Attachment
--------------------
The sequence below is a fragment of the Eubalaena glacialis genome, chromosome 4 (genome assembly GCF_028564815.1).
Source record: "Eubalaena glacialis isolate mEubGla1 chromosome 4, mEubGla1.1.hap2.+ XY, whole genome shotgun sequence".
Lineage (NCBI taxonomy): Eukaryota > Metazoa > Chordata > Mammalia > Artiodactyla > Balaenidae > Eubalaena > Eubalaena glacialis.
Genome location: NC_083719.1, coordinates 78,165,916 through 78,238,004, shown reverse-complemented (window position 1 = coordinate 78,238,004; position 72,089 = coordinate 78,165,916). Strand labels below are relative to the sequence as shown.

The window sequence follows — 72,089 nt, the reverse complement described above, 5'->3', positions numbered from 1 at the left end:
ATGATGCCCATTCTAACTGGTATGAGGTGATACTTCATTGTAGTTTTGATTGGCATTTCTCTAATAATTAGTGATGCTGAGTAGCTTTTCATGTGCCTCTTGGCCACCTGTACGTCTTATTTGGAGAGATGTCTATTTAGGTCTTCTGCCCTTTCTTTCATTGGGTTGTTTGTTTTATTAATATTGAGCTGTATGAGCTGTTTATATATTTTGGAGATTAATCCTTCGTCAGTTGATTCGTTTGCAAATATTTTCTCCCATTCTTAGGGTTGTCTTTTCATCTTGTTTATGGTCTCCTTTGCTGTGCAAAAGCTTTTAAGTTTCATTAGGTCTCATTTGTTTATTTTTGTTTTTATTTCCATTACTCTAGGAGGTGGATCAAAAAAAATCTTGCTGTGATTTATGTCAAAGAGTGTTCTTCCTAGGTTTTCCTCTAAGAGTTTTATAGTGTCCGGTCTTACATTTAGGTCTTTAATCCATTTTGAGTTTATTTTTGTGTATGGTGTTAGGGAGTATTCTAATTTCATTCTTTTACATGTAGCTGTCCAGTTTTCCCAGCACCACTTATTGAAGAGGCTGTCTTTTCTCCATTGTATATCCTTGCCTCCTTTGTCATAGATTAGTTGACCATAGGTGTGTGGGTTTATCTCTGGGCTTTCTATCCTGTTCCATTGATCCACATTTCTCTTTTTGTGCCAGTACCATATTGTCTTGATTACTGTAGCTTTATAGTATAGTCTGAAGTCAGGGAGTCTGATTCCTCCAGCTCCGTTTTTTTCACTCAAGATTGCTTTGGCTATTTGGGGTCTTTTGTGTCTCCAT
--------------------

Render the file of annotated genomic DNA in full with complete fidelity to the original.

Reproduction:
The sequence below is a fragment of the Eubalaena glacialis genome, chromosome 4 (genome assembly GCF_028564815.1).
Source record: "Eubalaena glacialis isolate mEubGla1 chromosome 4, mEubGla1.1.hap2.+ XY, whole genome shotgun sequence".
Lineage (NCBI taxonomy): Eukaryota > Metazoa > Chordata > Mammalia > Artiodactyla > Balaenidae > Eubalaena > Eubalaena glacialis.
Genome location: NC_083719.1, coordinates 78,165,916 through 78,238,004, shown reverse-complemented (window position 1 = coordinate 78,238,004; position 72,089 = coordinate 78,165,916). Strand labels below are relative to the sequence as shown.

The window sequence follows — 72,089 nt, the reverse complement described above, 5'->3', positions numbered from 1 at the left end:
ATGATGCCCATTCTAACTGGTATGAGGTGATACTTCATTGTAGTTTTGATTGGCATTTCTCTAATAATTAGTGATGCTGAGTAGCTTTTCATGTGCCTCTTGGCCACCTGTACGTCTTATTTGGAGAGATGTCTATTTAGGTCTTCTGCCCTTTCTTTCATTGGGTTGTTTGTTTTATTAATATTGAGCTGTATGAGCTGTTTATATATTTTGGAGATTAATCCTTCGTCAGTTGATTCGTTTGCAAATATTTTCTCCCATTCTTAGGGTTGTCTTTTCATCTTGTTTATGGTCTCCTTTGCTGTGCAAAAGCTTTTAAGTTTCATTAGGTCTCATTTGTTTATTTTTGTTTTTATTTCCATTACTCTAGGAGGTGGATCAAAAAAAATCTTGCTGTGATTTATGTCAAAGAGTGTTCTTCCTAGGTTTTCCTCTAAGAGTTTTATAGTGTCCGGTCTTACATTTAGGTCTTTAATCCATTTTGAGTTTATTTTTGTGTATGGTGTTAGGGAGTATTCTAATTTCATTCTTTTACATGTAGCTGTCCAGTTTTCCCAGCACCACTTATTGAAGAGGCTGTCTTTTCTCCATTGTATATCCTTGCCTCCTTTGTCATAGATTAGTTGACCATAGGTGTGTGGGTTTATCTCTGGGCTTTCTATCCTGTTCCATTGATCCACATTTCTCTTTTTGTGCCAGTACCATATTGTCTTGATTACTGTAGCTTTATAGTATAGTCTGAAGTCAGGGAGTCTGATTCCTCCAGCTCCGTTTTTTTCACTCAAGATTGCTTTGGCTATTTGGGGTCTTTTGTGTCTCCAT